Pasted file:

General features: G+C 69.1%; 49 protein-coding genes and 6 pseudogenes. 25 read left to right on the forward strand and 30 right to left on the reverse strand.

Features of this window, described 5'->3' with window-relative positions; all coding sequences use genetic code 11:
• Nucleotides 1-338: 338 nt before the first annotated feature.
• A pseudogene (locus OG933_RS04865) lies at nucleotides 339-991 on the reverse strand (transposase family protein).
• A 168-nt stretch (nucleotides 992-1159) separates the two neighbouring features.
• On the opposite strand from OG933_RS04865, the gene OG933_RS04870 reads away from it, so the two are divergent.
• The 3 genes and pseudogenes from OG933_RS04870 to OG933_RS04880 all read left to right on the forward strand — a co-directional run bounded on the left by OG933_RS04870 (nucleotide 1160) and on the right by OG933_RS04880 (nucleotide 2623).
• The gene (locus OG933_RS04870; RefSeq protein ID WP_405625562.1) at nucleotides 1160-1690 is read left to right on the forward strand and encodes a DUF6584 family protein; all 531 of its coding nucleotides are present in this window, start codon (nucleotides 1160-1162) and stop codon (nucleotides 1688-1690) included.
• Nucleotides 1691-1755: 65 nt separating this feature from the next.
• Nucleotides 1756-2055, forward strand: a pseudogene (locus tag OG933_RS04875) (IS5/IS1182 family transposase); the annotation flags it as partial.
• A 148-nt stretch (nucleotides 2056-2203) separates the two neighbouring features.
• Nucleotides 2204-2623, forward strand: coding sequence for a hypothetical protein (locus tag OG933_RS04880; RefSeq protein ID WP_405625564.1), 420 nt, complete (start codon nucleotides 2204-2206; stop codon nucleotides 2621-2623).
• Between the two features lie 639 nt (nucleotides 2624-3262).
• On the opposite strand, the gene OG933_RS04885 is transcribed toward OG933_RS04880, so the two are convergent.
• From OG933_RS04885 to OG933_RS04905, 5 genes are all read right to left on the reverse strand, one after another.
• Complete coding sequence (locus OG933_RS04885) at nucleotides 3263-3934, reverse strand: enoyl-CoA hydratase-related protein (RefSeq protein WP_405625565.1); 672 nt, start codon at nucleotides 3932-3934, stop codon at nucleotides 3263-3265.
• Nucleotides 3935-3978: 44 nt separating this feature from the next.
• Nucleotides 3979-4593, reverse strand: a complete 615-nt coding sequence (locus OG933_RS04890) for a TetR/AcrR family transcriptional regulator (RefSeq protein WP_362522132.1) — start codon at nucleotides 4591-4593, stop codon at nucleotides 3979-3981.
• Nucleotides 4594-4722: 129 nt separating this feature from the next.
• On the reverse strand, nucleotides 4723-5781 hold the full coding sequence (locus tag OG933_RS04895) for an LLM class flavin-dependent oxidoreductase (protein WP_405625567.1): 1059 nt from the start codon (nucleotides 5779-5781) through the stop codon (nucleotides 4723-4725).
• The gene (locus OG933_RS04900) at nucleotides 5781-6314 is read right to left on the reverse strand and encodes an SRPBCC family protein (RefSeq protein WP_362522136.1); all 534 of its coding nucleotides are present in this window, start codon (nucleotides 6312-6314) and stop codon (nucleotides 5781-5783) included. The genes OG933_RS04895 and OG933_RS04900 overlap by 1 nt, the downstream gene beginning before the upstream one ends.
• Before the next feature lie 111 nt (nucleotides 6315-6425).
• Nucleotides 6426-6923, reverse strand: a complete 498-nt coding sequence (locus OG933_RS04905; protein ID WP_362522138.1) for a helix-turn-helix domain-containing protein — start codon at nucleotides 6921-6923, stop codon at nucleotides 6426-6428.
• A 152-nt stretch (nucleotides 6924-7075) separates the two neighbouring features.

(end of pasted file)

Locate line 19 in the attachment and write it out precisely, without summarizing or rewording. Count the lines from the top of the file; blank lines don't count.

• Nucleotides 4594-4722: 129 nt separating this feature from the next.